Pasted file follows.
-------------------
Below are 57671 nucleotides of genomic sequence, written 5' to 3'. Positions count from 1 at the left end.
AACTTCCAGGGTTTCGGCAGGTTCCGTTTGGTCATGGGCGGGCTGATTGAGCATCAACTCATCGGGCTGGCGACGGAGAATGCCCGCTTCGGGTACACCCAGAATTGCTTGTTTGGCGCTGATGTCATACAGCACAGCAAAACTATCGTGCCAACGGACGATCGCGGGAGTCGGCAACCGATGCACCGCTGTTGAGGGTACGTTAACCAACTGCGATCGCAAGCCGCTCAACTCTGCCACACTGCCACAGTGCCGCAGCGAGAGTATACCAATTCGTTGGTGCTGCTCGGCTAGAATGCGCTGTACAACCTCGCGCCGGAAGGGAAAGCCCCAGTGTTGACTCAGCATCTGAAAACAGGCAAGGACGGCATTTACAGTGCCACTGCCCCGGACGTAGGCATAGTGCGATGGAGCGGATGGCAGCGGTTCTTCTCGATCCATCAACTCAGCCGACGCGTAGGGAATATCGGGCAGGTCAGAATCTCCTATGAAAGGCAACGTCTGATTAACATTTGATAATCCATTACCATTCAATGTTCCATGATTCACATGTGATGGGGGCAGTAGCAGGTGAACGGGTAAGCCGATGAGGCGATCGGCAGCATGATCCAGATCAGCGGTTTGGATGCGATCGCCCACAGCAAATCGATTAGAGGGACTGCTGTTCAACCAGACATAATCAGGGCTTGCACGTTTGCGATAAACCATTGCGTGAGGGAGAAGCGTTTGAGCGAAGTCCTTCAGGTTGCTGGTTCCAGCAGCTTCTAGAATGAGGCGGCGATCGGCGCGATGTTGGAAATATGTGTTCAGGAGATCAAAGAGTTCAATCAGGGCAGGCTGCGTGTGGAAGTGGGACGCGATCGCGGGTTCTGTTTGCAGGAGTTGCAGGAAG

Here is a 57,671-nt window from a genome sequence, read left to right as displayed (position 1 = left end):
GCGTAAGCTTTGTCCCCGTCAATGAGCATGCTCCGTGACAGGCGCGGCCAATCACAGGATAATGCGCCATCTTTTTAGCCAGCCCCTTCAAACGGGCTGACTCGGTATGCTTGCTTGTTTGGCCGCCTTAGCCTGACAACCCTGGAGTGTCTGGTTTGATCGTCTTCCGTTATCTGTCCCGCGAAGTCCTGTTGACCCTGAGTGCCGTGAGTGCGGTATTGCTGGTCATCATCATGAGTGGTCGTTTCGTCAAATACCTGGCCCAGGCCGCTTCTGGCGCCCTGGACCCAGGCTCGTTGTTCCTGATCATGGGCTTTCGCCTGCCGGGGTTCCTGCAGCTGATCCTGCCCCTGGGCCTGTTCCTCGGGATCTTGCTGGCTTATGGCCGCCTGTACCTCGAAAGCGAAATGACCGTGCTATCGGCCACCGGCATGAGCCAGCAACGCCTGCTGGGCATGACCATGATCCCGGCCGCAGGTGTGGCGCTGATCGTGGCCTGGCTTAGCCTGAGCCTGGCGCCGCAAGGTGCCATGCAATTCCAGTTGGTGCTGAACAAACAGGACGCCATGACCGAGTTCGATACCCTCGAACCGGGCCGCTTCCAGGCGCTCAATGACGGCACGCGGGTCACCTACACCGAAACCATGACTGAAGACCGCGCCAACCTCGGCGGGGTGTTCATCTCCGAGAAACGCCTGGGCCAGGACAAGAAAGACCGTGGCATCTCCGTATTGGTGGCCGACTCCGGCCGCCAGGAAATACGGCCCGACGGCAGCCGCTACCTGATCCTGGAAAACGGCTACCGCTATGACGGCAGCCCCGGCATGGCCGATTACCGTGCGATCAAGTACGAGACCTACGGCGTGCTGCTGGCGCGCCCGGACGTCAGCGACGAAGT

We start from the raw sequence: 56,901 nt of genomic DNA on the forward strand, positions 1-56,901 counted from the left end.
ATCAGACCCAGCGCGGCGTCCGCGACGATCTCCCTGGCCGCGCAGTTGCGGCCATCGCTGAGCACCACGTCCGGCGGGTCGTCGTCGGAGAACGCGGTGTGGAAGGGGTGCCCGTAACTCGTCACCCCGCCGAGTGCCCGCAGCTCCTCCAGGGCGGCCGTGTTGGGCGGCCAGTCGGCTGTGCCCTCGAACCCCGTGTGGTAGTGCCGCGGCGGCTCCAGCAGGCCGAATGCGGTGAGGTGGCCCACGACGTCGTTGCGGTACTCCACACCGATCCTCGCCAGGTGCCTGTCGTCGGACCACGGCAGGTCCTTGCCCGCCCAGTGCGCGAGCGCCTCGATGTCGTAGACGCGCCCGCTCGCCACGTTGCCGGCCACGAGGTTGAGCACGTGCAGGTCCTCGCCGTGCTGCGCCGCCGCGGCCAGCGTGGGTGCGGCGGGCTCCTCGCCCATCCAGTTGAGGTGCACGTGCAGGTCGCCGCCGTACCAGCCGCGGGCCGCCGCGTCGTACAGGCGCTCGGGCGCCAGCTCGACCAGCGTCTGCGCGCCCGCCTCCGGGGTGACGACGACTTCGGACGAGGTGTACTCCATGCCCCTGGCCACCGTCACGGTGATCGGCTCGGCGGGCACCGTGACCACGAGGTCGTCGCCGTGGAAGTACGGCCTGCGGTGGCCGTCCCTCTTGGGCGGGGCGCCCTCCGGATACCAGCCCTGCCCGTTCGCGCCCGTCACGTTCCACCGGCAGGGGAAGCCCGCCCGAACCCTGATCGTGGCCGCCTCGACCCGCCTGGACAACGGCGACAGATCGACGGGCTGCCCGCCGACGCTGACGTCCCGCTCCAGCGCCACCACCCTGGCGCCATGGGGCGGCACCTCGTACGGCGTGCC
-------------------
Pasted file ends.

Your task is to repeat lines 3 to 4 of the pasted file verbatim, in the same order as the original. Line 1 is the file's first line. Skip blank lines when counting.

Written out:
Here is a 57,671-nt window from a genome sequence, read left to right as displayed (position 1 = left end):
GCGTAAGCTTTGTCCCCGTCAATGAGCATGCTCCGTGACAGGCGCGGCCAATCACAGGATAATGCGCCATCTTTTTAGCCAGCCCCTTCAAACGGGCTGACTCGGTATGCTTGCTTGTTTGGCCGCCTTAGCCTGACAACCCTGGAGTGTCTGGTTTGATCGTCTTCCGTTATCTGTCCCGCGAAGTCCTGTTGACCCTGAGTGCCGTGAGTGCGGTATTGCTGGTCATCATCATGAGTGGTCGTTTCGTCAAATACCTGGCCCAGGCCGCTTCTGGCGCCCTGGACCCAGGCTCGTTGTTCCTGATCATGGGCTTTCGCCTGCCGGGGTTCCTGCAGCTGATCCTGCCCCTGGGCCTGTTCCTCGGGATCTTGCTGGCTTATGGCCGCCTGTACCTCGAAAGCGAAATGACCGTGCTATCGGCCACCGGCATGAGCCAGCAACGCCTGCTGGGCATGACCATGATCCCGGCCGCAGGTGTGGCGCTGATCGTGGCCTGGCTTAGCCTGAGCCTGGCGCCGCAAGGTGCCATGCAATTCCAGTTGGTGCTGAACAAACAGGACGCCATGACCGAGTTCGATACCCTCGAACCGGGCCGCTTCCAGGCGCTCAATGACGGCACGCGGGTCACCTACACCGAAACCATGACTGAAGACCGCGCCAACCTCGGCGGGGTGTTCATCTCCGAGAAACGCCTGGGCCAGGACAAGAAAGACCGTGGCATCTCCGTATTGGTGGCCGACTCCGGCCGCCAGGAAATACGGCCCGACGGCAGCCGCTACCTGATCCTGGAAAACGGCTACCGCTATGACGGCAGCCCCGGCATGGCCGATTACCGTGCGATCAAGTACGAGACCTACGGCGTGCTGCTGGCGCGCCCGGACGTCAGCGACGAAGT